The pitfalls of top-down innovation
Innovate on Purpose blogger Jeffrey Phillips suggests there are several reasons the big ideas of upper management don't always trickle down to the folks on the ground who are responsible for the actual work.
Among the ideas:
- Most senior executives aren't innovators themselves. Most senior executives grew through the organization and moved up by being effective stewards of the company's funds, resource and culture. Few senior executives in most organizations got to their posts by being demonstrably different.
- Since most executives are keepers of the culture, and in many cases creatures of the culture, they don't understand the amount of change necessary to move a company that's been focused on effectiveness, efficiency, cost cutting and minimizing errors or mistakes to a company that embraces innovation. The biggest barrier to innovation isn't "creativity" or generating ideas or the ability to spot new opportunities. The biggest barrier to innovation is cultural inertia and fear.
- Most executives are driven by the quarterly drumbeat of the market, and therefore many don't have patience to examine and understand longer term goals and strategy. Innovation, especially the disruptive innovation that everyone wants, is by its very nature a longer term effort. So, while organizations talk about "white space" and executives demand "disruptive breakthroughs" many of them don't have the stomach for the longer term effort and don't understand the investment involved.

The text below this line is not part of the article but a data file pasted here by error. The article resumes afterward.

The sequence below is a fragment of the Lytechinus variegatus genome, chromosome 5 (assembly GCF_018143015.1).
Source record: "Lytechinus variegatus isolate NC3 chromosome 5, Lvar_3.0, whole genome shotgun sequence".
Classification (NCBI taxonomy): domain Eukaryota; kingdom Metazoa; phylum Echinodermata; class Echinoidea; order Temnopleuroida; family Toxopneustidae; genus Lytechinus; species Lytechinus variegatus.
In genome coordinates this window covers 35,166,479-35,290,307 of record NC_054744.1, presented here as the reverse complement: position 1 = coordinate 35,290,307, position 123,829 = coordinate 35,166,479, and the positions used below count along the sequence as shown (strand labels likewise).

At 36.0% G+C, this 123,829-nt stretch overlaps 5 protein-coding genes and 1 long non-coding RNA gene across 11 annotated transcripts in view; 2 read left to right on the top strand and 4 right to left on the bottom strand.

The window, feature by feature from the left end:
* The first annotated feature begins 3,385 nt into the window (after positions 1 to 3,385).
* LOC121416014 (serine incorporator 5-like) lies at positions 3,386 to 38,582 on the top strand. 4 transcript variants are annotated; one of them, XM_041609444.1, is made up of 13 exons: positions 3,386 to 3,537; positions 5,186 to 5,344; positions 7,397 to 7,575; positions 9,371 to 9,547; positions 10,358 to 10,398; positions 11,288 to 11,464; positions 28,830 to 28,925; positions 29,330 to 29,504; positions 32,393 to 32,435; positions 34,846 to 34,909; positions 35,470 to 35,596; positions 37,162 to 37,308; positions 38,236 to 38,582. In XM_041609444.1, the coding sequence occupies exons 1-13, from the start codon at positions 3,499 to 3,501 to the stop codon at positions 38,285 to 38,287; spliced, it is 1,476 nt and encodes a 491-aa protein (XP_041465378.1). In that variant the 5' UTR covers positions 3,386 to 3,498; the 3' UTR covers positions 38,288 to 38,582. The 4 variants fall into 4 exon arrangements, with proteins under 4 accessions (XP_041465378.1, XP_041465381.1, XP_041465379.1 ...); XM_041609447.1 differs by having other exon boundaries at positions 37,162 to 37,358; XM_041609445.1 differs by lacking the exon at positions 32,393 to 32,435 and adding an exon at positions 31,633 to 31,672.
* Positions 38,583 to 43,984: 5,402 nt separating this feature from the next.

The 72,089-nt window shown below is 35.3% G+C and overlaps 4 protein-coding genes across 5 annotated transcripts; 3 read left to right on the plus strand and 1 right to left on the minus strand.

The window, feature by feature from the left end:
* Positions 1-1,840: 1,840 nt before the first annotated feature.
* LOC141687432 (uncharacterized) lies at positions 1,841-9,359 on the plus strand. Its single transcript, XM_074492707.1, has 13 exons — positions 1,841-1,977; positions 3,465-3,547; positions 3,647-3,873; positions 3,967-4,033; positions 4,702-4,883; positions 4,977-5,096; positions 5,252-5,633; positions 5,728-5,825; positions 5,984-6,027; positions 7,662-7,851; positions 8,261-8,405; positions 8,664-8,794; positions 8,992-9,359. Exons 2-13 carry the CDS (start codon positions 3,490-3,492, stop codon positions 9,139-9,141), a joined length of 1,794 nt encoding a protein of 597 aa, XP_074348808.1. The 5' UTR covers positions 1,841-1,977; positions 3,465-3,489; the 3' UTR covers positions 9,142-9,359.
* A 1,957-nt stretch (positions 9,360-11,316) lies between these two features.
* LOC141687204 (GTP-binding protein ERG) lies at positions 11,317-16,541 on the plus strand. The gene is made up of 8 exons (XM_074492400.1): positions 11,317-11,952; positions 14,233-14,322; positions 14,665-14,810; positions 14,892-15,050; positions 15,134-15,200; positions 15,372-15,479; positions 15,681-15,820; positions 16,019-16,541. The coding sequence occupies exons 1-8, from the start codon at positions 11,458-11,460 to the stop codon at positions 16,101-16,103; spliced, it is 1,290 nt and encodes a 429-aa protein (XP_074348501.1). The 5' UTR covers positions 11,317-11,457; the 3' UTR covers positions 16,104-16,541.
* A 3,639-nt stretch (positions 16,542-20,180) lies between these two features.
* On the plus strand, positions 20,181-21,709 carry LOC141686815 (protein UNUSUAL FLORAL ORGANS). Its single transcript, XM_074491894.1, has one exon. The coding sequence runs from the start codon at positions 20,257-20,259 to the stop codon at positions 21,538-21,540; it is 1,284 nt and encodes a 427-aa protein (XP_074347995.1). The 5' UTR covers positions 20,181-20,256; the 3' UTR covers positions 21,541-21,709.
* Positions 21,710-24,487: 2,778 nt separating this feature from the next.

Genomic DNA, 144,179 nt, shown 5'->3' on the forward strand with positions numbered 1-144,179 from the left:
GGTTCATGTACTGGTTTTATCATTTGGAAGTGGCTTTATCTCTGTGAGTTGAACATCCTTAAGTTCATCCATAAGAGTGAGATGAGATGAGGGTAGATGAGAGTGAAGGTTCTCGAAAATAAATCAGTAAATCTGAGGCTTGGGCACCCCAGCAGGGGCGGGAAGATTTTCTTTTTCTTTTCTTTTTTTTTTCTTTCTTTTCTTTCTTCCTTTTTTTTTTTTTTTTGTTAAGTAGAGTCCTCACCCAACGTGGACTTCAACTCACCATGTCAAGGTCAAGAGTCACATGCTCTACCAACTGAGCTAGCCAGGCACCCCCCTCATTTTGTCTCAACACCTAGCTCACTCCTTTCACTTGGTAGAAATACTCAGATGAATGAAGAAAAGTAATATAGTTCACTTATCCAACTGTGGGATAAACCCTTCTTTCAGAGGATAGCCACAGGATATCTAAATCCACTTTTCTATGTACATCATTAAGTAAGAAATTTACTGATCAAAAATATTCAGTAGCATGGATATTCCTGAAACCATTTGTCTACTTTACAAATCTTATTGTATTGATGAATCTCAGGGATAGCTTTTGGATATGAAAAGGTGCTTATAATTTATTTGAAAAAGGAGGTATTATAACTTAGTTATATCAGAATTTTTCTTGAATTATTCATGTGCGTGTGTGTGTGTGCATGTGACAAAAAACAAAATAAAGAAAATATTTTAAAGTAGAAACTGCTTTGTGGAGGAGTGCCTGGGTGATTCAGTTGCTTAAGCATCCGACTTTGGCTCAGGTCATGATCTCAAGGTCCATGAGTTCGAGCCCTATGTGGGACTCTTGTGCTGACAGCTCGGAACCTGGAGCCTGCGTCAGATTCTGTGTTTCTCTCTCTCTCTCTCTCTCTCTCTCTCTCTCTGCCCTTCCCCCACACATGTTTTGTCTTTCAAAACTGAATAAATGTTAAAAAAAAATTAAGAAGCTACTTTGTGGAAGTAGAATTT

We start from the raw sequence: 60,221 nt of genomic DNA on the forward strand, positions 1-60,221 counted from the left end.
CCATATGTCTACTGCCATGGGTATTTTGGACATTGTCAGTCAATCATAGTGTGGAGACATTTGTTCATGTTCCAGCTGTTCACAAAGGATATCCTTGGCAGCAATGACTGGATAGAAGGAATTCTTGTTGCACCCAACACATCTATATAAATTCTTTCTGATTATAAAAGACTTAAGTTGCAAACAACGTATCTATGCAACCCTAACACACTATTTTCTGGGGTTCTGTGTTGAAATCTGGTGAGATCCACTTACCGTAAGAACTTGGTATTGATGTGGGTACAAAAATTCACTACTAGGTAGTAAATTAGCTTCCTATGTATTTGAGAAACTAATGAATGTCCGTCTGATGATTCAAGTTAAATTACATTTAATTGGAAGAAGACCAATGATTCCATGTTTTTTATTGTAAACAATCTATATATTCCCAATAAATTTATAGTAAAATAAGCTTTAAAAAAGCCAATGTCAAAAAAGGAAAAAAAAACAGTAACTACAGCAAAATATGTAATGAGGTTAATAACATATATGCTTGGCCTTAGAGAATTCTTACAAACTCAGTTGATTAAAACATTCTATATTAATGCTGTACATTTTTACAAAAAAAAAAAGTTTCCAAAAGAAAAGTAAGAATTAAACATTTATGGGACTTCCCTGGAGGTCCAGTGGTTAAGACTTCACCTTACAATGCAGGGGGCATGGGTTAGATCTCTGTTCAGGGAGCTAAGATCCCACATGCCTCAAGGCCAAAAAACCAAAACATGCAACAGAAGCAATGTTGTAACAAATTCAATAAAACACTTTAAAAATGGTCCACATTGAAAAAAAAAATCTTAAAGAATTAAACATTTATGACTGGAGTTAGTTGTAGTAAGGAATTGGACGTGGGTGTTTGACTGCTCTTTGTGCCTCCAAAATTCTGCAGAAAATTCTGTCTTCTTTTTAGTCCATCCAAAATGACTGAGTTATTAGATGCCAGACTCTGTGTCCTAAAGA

- Some innovation programs assume that executives should be the ones to generate the ideas, and the middle managers, product managers and so forth are the ones who should figure out how the ideas get implemented as new products. If you want to innovate, listen to the strategies being defined by the executive team and then go out and find out what customers really want and need, and align your ideas if possible to both requirements, giving more weight to the customers' needs.
- Many organizations are so large that it is difficult to have a crisp statement of strategy or strategic intent. Without clearly defined corporate goals and strategies, it becomes hard for innovators to decide which problems are more important and which ideas are valid. In the absence of clear strategic and strategic direction, all ideas seem relevant.
However, Phillips also says innovation can't just come from the "bottom up." Read the whole post here.
In the coming weeks we will dive more deeply into why it's not only necessary for leaders to be involved in innovation, but essential.